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Original Apple I computer sold for $387,750 at Christie's auction

updated 09:00 pm EDT, Tue July 9, 2013

One of the earliest surviving units, but non-functional

A rare Apple I computer, hand-assembled by Steve Wozniak and Steve Jobs, was sold on Tuesday for $387,750 at auction -- less than auctioneer Christie's had hoped for but well above the minimum bid, and still representing an increase in value for a non-functional unit. The bidding on this unit started at $300,000, and is believed to be the 25th model ever assembled, according to an ink inscription on the unit. Originally designed by Wozniak, the unit originally sold for $666.66. A working Apple I was bought in Germany earlier this year for $671,400.

As has been his habit in recent years, Wozniak added his signature to the unit prior to it going up for auction. Only 200 of the original kits were ever made, and only between 30 and 50 are thought to still exist. Of that number only a handful -- perhaps six -- are still in working order.

The Apple I is believed to be the very first fully-assembled personal computer available for an affordable amount. Prior to its introduction, enthusiasts would pay dearly for kits and assembly tools need to build their own. Apple was founded when Steve Jobs was able to convince a local electronics dealer to pre-order 50 of the assembled Apple I units.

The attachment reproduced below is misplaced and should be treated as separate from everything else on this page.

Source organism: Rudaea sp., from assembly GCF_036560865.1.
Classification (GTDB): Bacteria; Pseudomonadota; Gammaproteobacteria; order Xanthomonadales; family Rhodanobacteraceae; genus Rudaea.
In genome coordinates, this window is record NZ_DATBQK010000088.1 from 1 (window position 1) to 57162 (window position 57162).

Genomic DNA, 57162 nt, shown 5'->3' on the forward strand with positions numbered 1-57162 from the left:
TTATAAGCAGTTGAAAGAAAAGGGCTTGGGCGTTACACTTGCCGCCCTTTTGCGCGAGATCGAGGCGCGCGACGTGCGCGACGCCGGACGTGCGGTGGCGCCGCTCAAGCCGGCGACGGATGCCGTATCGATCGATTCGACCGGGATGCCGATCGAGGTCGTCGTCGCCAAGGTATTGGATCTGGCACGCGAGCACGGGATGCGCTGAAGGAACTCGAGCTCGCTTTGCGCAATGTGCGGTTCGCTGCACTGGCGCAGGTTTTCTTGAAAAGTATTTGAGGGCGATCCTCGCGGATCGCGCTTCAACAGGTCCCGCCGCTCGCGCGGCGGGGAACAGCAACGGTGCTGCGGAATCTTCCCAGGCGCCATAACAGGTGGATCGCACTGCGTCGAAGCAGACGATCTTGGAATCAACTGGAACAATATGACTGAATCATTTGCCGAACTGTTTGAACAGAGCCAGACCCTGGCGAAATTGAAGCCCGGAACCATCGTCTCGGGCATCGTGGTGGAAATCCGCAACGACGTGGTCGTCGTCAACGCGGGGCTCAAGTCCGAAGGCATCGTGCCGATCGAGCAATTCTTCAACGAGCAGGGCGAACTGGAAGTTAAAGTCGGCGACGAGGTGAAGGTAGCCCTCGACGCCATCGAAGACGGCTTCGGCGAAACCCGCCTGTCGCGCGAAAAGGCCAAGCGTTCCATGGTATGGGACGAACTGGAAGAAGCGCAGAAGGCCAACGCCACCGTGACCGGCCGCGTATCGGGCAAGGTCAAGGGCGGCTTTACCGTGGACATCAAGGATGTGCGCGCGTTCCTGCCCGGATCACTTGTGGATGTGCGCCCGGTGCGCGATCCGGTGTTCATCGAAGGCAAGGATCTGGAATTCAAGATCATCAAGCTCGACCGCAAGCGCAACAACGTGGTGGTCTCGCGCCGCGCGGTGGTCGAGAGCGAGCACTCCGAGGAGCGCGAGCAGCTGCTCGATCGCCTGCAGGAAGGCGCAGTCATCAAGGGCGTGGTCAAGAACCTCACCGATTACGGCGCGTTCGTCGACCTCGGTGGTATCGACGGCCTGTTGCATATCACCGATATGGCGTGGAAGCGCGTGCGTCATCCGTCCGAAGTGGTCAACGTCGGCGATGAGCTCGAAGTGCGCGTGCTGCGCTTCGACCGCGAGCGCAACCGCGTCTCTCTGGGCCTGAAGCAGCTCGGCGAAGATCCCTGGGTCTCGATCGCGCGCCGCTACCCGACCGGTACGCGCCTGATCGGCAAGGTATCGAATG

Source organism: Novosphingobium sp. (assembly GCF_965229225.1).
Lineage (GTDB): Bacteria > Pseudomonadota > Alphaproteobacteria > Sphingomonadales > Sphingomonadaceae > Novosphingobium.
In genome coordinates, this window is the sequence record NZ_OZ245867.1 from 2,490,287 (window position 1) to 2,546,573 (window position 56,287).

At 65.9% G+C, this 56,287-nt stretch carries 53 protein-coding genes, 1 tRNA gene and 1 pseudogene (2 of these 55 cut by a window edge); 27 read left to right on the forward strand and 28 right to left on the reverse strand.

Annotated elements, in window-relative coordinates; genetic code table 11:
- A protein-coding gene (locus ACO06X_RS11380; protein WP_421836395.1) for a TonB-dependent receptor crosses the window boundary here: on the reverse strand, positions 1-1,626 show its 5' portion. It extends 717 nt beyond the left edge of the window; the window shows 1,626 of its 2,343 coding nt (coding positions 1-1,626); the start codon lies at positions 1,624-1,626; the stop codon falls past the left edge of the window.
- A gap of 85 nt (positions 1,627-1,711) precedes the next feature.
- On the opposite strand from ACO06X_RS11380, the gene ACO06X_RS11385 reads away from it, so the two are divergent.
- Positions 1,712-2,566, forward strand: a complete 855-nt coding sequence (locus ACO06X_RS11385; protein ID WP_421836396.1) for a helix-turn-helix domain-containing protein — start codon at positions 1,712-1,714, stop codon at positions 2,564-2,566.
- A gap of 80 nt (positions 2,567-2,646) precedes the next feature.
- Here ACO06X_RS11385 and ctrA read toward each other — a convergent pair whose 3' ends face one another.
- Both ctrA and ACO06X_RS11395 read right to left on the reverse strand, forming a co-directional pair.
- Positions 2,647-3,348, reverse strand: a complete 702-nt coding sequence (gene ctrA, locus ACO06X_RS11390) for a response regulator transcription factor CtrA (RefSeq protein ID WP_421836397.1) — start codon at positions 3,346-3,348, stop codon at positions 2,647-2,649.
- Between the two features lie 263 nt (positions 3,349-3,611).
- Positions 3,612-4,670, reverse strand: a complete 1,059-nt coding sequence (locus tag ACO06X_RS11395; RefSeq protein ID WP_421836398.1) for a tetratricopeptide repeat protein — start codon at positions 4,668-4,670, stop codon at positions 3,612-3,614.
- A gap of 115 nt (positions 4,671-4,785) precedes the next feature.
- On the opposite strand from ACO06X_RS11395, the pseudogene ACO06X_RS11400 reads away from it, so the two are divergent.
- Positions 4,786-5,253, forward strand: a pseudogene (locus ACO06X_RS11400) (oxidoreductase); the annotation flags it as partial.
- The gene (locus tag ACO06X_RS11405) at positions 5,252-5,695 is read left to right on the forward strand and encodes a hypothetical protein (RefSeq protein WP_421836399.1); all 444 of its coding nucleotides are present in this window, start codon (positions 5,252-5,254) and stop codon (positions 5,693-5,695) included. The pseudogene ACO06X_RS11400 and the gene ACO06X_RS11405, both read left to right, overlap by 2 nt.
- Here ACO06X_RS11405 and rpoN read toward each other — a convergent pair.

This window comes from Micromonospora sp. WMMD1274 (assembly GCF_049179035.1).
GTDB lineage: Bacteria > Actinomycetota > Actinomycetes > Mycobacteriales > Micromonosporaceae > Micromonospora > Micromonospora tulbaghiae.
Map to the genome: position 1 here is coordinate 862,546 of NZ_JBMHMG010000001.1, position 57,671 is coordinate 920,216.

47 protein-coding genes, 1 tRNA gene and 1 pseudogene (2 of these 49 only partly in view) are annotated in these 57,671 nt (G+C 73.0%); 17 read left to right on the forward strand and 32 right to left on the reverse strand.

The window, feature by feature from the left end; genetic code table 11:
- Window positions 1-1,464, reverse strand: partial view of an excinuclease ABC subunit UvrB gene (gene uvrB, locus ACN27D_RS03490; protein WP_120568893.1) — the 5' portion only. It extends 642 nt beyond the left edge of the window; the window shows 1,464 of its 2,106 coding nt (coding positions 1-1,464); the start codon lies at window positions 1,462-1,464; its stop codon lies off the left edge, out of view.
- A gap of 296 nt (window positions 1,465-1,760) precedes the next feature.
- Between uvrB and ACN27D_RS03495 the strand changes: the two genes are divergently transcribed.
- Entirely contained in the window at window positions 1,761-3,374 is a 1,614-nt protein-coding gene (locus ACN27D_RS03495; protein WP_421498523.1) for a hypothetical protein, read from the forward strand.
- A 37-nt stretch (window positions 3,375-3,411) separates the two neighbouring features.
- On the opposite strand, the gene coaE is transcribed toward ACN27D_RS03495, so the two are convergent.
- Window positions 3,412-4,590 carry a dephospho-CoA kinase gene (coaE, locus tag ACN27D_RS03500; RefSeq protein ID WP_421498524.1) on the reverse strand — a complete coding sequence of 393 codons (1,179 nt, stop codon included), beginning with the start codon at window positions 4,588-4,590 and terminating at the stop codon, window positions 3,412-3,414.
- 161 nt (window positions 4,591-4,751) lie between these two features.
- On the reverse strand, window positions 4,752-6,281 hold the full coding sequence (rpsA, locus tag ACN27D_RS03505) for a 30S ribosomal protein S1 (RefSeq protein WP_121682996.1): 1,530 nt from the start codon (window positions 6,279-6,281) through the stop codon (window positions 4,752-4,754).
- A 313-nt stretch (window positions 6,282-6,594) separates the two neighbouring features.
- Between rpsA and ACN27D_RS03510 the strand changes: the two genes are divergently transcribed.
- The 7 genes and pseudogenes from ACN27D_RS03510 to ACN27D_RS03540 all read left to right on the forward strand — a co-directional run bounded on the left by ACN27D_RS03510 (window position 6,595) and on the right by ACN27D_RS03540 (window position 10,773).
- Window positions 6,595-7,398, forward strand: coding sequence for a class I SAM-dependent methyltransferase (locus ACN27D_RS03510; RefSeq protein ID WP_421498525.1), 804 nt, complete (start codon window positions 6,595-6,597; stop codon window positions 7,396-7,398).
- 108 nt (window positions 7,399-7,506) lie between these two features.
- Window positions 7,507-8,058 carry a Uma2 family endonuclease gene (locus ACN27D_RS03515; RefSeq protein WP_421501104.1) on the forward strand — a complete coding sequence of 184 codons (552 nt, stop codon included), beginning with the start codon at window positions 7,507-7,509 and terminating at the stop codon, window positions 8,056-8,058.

The computer is also notable for the sheer number of design innovations created by Wozniak, including its own version of BASIC and greater efficiency than other computer kits of the era. Wozniak was driven by economic necessity to find a design that could use the fewest parts possible, a talent he had demonstrated while working with Jobs at Atari and HP.

The Apple I consisted of a fully-assembled circuit board, to which users would only need to add a case, power supply, keyboard and monitor (the original ad for the Apple I is reproduced below). By comparison, units like the Altair 8800 used front-mounted toggle switches and red LEDs for output requiring it to be hooked to an expensive teletype or terminal, making the Apple I a "ready-to-go" budget solution by comparison.

Apple has maintained something of the spirit of the original Apple I with its Mac mini product -- which while far more complete a unit is designed to be central processing hub -- requiring users to supply their own keyboard, mouse and monitor to complete the setup. The original Apple I later offered an optional board to connect cassette-based storage. Today's Mac mini offers USB and Thunderbolt to attach storage, peripherals and other devices to the computer.

by MacNN Staff



  1. The Vicar

    Junior Member

    Joined: 07-01-09

    Good grief. I've been using Apple products for a couple of decades now, stuck with them throughout the whole "doomed" period, won't consider Android or Windows for a minute, but I wouldn't even pay $1000 for a WORKING Apple I unit, let alone nearly 388 times that for a broken one. Collectors are insane.

  1. Charles Martin

    MacNN Editor

    Joined: 08-04-01

    Since I'm never going to have that kind of pocket change, it's hard for me to explain, but think about this: assuming the money wasn't a problem, wouldn't you want to own something that had changed the world?

    Conversely -- if you thought it was a safe bet that something would go up in value over time the way these Apple I's have, wouldn't you want to invest in it? :)

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